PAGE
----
Charles Michael Palahniuk (born February 21 1961), commonly known as Chuck Palahniuk, is a satire novelist and freelance journalist living in Portland, Oregon. He is best known for the award-winning novel Fight Club, which was later made into a film directed by David Fincher. He has one of the largest centralized followings of any author on the internet, based around his official web site. His writings, similar in style to those of such peers as Bret Easton Ellis, Irvine Welsh, and Douglas Coupland, have made him one of the most popular novelists of Generation X.
Palahniuk was born in Pasco, Washington to Carol and Fred Palahniuk. He grew up living in a trailer in Burbank, Washington with his family. His parents would later on separate and divorce, often leaving him and his three siblings to live with their grandparents at their cattle ranch in eastern Washington.
In his twenties, Palahniuk attended the University of Oregon's School of Journalism and graduated in 1986. He moved to Portland, Oregon soon afterwards. After writing for the local newspaper for a short while, he began working for Freightliner as a diesel mechanic, which he worked for until his writing career took off. Wanting to do more with his life than just his job, Palahniuk did volunteer work for a hospice as an escort; he provided transportation for terminally-ill people and brought them to support group meetings. He would later on quit this volunteer job when a patient who he had grown attached to died.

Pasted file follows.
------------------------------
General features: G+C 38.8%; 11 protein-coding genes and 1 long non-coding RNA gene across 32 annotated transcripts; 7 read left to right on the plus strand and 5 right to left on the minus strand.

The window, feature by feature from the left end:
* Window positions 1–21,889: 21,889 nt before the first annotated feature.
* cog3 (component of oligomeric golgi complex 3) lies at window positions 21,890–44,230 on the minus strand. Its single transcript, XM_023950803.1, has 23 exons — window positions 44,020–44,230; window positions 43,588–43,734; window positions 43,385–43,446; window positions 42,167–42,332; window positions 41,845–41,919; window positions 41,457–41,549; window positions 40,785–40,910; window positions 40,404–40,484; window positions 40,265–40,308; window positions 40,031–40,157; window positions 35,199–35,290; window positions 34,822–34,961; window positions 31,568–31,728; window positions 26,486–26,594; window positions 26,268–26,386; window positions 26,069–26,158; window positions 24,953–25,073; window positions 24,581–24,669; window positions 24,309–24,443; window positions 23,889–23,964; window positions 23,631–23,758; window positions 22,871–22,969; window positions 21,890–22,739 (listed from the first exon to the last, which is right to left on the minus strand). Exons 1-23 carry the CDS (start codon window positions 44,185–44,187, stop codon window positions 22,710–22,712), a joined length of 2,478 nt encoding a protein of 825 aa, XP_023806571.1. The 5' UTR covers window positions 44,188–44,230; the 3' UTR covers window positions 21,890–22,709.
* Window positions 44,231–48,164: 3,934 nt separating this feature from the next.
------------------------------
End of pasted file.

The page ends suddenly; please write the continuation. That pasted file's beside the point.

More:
Palahniuk would also become a member of the Cacophony Society (a network of free spirits united to pursue experiences outside of mainstream society) in his adulthood. He is a regular participant in their events, including the annual Santa Rampage (a distinctly anti-commercial public Christmas party involving pranksterism and public drunkenness) in Portland. His participation in the Society would later on inspire some of the events in his writings, both fictional and non-fictional.